If you find a used book with its flyleaves removed, there’s a good chance Mario Hugo is responsible. The 25-year-old artist, designer, and illustrator often spends his weekends rummaging the racks at New York City’s Strand bookstore. He buys old books, extracting the thick, blank pages and, often, returns the harvested books to the store. Sacrilegious? Perhaps, but the poetic, emotive artwork this act enables should more than repay Hugo’s debts to literature and society.
“It’s not like a cheap nostalgia,” Hugo explains of his chosen medium. “There’s a poignant energy to these pages—the way they smell, their grain, and the way they feel. And you always discover things—sometimes funny, sometimes oddly erotic notes that people have left.” Hugo tapes the pages together to form a canvas on which he draws portraits, geometric shapes, letterforms, and other minimalist motifs using a combination of china ink, graphite, and gouache or acrylic. His work is predominantly black-and-white with spare use of color (he confesses to being partly color-blind). The overall effect is at once new and old: technically precise, yet aged and imperfect. He says, “I’m inspired by a lot of cultural references, but none of them are recent.”
Born to Argentine parents, Mario Hugo Gonzalez (the art world already had one Mario Gonzalez, hence the shortening), he is the eldest of four first-generation children. Always a natural with pen and paper, he studied fine art and sociology at Boston College, but a junior-year trip to Sydney led him by chance to the Semi-Permanent design conference. He returned wanting “to learn more about speaking to people and communications,” so he transferred to Brooklyn’s Pratt Institute to study art direction. After graduating in 2005, Hugo took a job at interdisciplinary studio Syrup NYC, working on websites for the MTV Video Music Awards and L’Oréal. Describing that work as “too ephemeral and strange for me,” he says he prefers to create “things for people to treasure, to keep and look at in 15 years.”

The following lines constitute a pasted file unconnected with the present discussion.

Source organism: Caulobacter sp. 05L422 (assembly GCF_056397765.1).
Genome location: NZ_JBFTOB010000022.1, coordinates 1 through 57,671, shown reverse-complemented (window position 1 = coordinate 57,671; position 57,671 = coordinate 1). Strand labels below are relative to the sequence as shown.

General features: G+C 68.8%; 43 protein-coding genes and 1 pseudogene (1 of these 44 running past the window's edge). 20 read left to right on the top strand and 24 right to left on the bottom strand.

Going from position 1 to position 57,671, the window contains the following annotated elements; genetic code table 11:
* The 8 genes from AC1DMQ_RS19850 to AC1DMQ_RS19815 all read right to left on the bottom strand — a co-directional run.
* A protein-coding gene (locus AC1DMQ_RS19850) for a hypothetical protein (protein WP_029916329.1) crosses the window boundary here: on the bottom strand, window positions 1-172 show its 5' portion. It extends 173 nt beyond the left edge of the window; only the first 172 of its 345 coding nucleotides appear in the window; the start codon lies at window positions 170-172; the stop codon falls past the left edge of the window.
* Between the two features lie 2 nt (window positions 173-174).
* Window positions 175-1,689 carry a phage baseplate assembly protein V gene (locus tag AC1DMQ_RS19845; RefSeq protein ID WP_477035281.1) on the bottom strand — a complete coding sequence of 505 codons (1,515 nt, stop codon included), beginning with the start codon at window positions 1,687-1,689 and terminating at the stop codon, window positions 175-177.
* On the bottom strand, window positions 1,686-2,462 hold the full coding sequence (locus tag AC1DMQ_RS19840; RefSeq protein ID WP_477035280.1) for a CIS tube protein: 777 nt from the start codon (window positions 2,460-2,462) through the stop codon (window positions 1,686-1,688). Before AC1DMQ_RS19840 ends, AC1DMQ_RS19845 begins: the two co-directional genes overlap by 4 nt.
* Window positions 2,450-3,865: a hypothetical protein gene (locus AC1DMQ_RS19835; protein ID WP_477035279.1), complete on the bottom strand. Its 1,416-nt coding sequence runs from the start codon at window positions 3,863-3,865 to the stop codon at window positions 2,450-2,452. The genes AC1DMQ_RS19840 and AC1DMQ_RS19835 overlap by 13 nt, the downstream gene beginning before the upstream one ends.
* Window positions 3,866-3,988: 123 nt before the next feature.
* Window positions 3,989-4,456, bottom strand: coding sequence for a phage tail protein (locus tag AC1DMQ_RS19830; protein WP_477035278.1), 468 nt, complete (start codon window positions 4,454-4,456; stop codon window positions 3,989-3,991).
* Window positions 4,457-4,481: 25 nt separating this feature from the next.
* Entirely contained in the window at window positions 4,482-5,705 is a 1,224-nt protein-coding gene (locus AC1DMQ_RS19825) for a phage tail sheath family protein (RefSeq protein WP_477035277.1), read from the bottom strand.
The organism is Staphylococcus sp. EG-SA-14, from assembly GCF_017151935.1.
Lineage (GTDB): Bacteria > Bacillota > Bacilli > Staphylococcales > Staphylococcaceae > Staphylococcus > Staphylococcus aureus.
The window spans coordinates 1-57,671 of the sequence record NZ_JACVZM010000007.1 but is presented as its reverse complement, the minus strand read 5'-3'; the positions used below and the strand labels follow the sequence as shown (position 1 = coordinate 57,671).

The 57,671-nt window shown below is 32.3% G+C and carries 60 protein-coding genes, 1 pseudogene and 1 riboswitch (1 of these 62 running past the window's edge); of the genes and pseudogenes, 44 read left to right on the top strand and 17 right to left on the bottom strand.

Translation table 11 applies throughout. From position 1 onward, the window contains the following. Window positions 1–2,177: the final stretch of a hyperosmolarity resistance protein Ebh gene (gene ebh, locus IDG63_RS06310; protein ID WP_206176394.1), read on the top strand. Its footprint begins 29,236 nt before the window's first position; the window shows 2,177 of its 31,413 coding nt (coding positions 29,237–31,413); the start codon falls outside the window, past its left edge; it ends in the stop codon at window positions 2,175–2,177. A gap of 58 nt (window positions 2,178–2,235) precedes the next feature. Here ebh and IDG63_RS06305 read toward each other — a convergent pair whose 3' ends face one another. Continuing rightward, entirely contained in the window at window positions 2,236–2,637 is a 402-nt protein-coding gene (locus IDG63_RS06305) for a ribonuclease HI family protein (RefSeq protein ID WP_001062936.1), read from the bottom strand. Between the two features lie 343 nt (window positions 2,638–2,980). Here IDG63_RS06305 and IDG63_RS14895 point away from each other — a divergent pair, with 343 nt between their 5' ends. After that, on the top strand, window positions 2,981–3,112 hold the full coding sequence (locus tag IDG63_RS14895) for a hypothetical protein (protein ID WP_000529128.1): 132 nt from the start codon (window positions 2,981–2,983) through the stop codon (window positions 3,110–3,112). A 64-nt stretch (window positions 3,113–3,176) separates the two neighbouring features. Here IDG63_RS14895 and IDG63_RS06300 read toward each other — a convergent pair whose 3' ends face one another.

Hugo left Syrup after one year to freelance and make art. This work is largely inspired by his family, especially his youngest brother Alejandro. Despite a 17-year age gap, the pair is co-creating a book of portraits and writing called Reverie and Trouble-making, which will be part autobiography, part invention. Hugo cites designer Bruno Munari’s children’s book Nella Notte Buia as an influence; he aspires to make children’s books professionally, to tell stories with an “undercurrent of fantasy and abstraction.”
Although he’s not ready to forgo client work altogether—his illustrations have graced The New York Times Magazine and the cover of Flaunt—Hugo dedicated most of 2007 to his first solo exhibition. “I’ve Got Something I’d Like to Show You,” held at the Vallery space in Barcelona in fall of 2007, featured such pieces as And It Was Left Void, a fluid, typographic painting on yellowed book pages, and large-scale, hand-embroidered compositions like Twilight, a bold typographic treatment stitched into a hemp-silk blend.
“I really like tangible things. I find that people who enjoy my work actually like it for those physical qualities,” Hugo says of the warm reception he has received. “Maybe people are a little tired of the overly computerized design world.”